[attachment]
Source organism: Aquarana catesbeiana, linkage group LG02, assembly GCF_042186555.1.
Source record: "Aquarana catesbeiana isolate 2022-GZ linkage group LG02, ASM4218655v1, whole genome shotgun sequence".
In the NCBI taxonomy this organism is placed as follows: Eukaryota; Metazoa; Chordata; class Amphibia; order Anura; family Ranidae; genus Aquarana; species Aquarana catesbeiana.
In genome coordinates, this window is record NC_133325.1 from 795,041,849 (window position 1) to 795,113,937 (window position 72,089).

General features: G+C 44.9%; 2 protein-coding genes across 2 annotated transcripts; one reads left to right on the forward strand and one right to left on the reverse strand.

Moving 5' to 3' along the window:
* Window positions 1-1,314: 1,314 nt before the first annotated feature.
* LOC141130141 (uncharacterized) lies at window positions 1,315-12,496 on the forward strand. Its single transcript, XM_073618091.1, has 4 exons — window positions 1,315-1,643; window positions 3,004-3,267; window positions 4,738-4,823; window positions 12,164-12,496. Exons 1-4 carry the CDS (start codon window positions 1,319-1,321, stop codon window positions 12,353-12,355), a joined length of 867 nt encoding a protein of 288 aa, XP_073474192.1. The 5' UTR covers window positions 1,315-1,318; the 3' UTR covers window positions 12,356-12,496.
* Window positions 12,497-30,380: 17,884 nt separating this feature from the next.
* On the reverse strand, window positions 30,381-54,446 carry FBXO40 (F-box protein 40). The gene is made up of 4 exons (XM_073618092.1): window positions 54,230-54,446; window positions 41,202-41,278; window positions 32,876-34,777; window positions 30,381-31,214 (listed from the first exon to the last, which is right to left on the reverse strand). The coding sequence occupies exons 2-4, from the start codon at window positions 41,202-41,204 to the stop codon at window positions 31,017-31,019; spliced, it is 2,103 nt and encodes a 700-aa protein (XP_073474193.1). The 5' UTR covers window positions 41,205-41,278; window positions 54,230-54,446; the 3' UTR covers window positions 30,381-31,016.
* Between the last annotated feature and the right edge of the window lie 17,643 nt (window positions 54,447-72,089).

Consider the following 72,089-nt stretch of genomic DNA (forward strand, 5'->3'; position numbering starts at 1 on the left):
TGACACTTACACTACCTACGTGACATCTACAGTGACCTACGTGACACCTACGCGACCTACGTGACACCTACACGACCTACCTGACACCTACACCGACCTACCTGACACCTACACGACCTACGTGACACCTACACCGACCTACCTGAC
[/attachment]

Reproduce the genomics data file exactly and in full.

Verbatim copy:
Source organism: Aquarana catesbeiana, linkage group LG02, assembly GCF_042186555.1.
Source record: "Aquarana catesbeiana isolate 2022-GZ linkage group LG02, ASM4218655v1, whole genome shotgun sequence".
In the NCBI taxonomy this organism is placed as follows: Eukaryota; Metazoa; Chordata; class Amphibia; order Anura; family Ranidae; genus Aquarana; species Aquarana catesbeiana.
In genome coordinates, this window is record NC_133325.1 from 795,041,849 (window position 1) to 795,113,937 (window position 72,089).

General features: G+C 44.9%; 2 protein-coding genes across 2 annotated transcripts; one reads left to right on the forward strand and one right to left on the reverse strand.

Moving 5' to 3' along the window:
* Window positions 1-1,314: 1,314 nt before the first annotated feature.
* LOC141130141 (uncharacterized) lies at window positions 1,315-12,496 on the forward strand. Its single transcript, XM_073618091.1, has 4 exons — window positions 1,315-1,643; window positions 3,004-3,267; window positions 4,738-4,823; window positions 12,164-12,496. Exons 1-4 carry the CDS (start codon window positions 1,319-1,321, stop codon window positions 12,353-12,355), a joined length of 867 nt encoding a protein of 288 aa, XP_073474192.1. The 5' UTR covers window positions 1,315-1,318; the 3' UTR covers window positions 12,356-12,496.
* Window positions 12,497-30,380: 17,884 nt separating this feature from the next.
* On the reverse strand, window positions 30,381-54,446 carry FBXO40 (F-box protein 40). The gene is made up of 4 exons (XM_073618092.1): window positions 54,230-54,446; window positions 41,202-41,278; window positions 32,876-34,777; window positions 30,381-31,214 (listed from the first exon to the last, which is right to left on the reverse strand). The coding sequence occupies exons 2-4, from the start codon at window positions 41,202-41,204 to the stop codon at window positions 31,017-31,019; spliced, it is 2,103 nt and encodes a 700-aa protein (XP_073474193.1). The 5' UTR covers window positions 41,205-41,278; window positions 54,230-54,446; the 3' UTR covers window positions 30,381-31,016.
* Between the last annotated feature and the right edge of the window lie 17,643 nt (window positions 54,447-72,089).

Consider the following 72,089-nt stretch of genomic DNA (forward strand, 5'->3'; position numbering starts at 1 on the left):
TGACACTTACACTACCTACGTGACATCTACAGTGACCTACGTGACACCTACGCGACCTACGTGACACCTACACGACCTACCTGACACCTACACCGACCTACCTGACACCTACACGACCTACGTGACACCTACACCGACCTACCTGAC